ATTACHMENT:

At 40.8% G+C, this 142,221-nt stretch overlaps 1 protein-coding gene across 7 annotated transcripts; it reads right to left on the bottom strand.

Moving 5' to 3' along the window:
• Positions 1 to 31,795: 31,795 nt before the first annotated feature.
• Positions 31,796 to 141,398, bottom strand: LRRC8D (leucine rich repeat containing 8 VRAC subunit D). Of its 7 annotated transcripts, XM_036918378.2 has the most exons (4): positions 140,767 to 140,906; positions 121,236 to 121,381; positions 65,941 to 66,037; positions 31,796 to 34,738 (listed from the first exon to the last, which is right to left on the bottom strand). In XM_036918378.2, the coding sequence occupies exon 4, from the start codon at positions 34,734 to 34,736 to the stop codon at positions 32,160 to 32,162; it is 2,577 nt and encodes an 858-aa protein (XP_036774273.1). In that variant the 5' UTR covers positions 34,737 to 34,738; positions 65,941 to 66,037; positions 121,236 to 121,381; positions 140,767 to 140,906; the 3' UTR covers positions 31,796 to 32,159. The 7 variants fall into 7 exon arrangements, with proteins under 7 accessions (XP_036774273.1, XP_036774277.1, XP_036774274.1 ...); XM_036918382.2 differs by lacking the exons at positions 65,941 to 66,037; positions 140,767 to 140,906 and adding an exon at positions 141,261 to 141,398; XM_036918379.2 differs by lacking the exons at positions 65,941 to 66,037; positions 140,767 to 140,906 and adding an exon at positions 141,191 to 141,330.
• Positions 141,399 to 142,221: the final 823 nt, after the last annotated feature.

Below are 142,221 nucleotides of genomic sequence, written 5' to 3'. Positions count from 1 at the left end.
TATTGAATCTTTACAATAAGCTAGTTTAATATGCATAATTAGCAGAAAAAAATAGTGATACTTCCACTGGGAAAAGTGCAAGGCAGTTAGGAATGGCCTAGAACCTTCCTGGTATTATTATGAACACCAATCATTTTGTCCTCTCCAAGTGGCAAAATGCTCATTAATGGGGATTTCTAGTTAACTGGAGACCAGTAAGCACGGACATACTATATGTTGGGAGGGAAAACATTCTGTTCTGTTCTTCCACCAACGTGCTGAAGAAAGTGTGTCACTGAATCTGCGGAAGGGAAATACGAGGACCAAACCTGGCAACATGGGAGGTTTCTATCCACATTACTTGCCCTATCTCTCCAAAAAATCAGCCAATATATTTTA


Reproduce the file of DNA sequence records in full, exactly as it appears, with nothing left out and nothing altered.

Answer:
At 40.8% G+C, this 142,221-nt stretch overlaps 1 protein-coding gene across 7 annotated transcripts; it reads right to left on the bottom strand.

Moving 5' to 3' along the window:
• Positions 1 to 31,795: 31,795 nt before the first annotated feature.
• Positions 31,796 to 141,398, bottom strand: LRRC8D (leucine rich repeat containing 8 VRAC subunit D). Of its 7 annotated transcripts, XM_036918378.2 has the most exons (4): positions 140,767 to 140,906; positions 121,236 to 121,381; positions 65,941 to 66,037; positions 31,796 to 34,738 (listed from the first exon to the last, which is right to left on the bottom strand). In XM_036918378.2, the coding sequence occupies exon 4, from the start codon at positions 34,734 to 34,736 to the stop codon at positions 32,160 to 32,162; it is 2,577 nt and encodes an 858-aa protein (XP_036774273.1). In that variant the 5' UTR covers positions 34,737 to 34,738; positions 65,941 to 66,037; positions 121,236 to 121,381; positions 140,767 to 140,906; the 3' UTR covers positions 31,796 to 32,159. The 7 variants fall into 7 exon arrangements, with proteins under 7 accessions (XP_036774273.1, XP_036774277.1, XP_036774274.1 ...); XM_036918382.2 differs by lacking the exons at positions 65,941 to 66,037; positions 140,767 to 140,906 and adding an exon at positions 141,261 to 141,398; XM_036918379.2 differs by lacking the exons at positions 65,941 to 66,037; positions 140,767 to 140,906 and adding an exon at positions 141,191 to 141,330.
• Positions 141,399 to 142,221: the final 823 nt, after the last annotated feature.

Below are 142,221 nucleotides of genomic sequence, written 5' to 3'. Positions count from 1 at the left end.
TATTGAATCTTTACAATAAGCTAGTTTAATATGCATAATTAGCAGAAAAAAATAGTGATACTTCCACTGGGAAAAGTGCAAGGCAGTTAGGAATGGCCTAGAACCTTCCTGGTATTATTATGAACACCAATCATTTTGTCCTCTCCAAGTGGCAAAATGCTCATTAATGGGGATTTCTAGTTAACTGGAGACCAGTAAGCACGGACATACTATATGTTGGGAGGGAAAACATTCTGTTCTGTTCTTCCACCAACGTGCTGAAGAAAGTGTGTCACTGAATCTGCGGAAGGGAAATACGAGGACCAAACCTGGCAACATGGGAGGTTTCTATCCACATTACTTGCCCTATCTCTCCAAAAAATCAGCCAATATATTTTA